Many prom nights are filled with over-the-top spectacle, excitement and an air of anxious mystery. Director Nelson McCormick
's Prom Night is not. Its story of teens being stalked by a crazy ex-teacher is a miscolored paint-by-numbers movie that lacks suspense, thrills or any semblance of horror. How could you botch the classic setup of a crazy man obsessed with a young woman, predictably the only girl left alive in the end (the Final Girl for the horror buffs)? It's easy, just don't care.
Even if McCormick would have done a verbatim, shot-for-shot remake of the sub-par 1980 film of the same name (cough, Haneke
), this Prom Night remake would have a stood more of a chance. Instead, McCormick tries to drum up scares through loud noises associated with mirrors, plastic tarps, and lamp shades, making inanimate objects more terrifying than the killer. The movie is driven by these red herring scares and any gore from the murders, which seems to be the only horror that excites these days, is done off-screen. That's not to say that buckets of blood would have saved this movie, but the one time that you actually sit up and take notice is when blood is splattered against a plastic construction tarp -- the only 30-second shot McCormick might have been awake while directing. Article continues below
As if the exploitation of horror clichés wasn't enough, we also get all the clichés that make up a coming-of-age teen movie: "This is the best time of our lives," "This is the last time we'll be together," alcohol abuse, and prom night sex. But it's just as half-assed as the attempt at suspense. The imitation of MTV-style jump cuts, pans, and tilts on the dance floor is laughable in its inability. It's horror for The Hills generation, where extravagant dresses, shoes, self-imposed glamour, and self-importance trump scares and depth.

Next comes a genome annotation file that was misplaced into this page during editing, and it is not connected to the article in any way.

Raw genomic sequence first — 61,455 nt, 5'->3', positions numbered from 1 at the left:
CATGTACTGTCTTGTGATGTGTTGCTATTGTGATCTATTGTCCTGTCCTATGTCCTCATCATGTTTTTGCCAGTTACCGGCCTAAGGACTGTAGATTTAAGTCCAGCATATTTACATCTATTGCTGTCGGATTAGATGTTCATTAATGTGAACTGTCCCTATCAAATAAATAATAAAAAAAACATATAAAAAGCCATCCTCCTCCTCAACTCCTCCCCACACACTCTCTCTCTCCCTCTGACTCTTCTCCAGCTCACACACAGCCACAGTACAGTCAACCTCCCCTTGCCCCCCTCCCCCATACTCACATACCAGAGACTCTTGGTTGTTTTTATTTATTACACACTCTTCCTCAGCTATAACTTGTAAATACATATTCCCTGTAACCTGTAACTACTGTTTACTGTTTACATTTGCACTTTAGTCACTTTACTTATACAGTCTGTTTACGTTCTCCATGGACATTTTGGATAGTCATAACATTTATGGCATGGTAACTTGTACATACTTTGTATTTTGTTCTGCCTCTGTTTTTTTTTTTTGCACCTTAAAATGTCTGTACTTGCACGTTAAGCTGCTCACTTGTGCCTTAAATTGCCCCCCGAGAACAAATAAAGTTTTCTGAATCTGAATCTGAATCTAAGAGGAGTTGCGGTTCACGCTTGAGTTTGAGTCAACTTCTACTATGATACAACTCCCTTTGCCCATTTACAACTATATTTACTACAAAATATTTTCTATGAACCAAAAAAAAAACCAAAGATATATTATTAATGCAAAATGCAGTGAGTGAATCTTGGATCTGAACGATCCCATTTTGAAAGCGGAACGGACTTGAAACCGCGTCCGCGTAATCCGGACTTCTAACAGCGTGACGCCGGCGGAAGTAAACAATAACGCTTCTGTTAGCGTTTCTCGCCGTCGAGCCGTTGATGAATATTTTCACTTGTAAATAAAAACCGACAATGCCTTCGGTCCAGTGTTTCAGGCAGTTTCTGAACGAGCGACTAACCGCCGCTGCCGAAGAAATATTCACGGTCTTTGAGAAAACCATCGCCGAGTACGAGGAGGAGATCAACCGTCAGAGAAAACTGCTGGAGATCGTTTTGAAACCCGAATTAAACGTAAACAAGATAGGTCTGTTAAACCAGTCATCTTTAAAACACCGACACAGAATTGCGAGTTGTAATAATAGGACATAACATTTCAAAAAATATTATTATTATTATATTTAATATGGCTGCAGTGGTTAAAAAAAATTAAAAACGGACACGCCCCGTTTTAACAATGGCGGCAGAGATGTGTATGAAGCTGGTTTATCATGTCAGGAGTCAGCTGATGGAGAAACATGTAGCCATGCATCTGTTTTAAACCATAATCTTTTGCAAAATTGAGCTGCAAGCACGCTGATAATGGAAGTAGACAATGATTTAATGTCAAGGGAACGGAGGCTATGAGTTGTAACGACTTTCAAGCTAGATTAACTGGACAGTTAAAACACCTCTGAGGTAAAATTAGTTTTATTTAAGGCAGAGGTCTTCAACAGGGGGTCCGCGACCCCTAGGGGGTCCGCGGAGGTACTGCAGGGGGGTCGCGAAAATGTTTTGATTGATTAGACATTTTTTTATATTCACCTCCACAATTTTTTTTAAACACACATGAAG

Like the high-gloss confetti that falls on Prom Night's dance floor, there are moments where the movie might show the flicker of pulse, but you have to be looking for it. Take, for instance, the moment in the prom-hosting hotel elevator, when 40-something business men hit on the barely legal teens. It's the epitome of the story, but it lacks any creepiness or effect and is quickly forgotten, much like the death scene where a stabbing is intercut with dance floor gyrations. The montage is poorly executed and barely happens -- only the tail end of the murder is cut with the dancing, almost by accident it seems.
It's a telltale sign when studios are remaking D-list horror flicks that the genre is in trouble. But the movie's existence is our own fault, as we continue to support trash every week at the box office. Prom Night's critical star rating means nothing to the Hollywood remake machine compared to its box office take. Where other remakes such as The Texas Chainsaw Massacre and The Hills Have Eyes elicit a sense of anger, Prom Night brings on cinematic sadness. We're one box office weekend away from a remake of Leprechaun.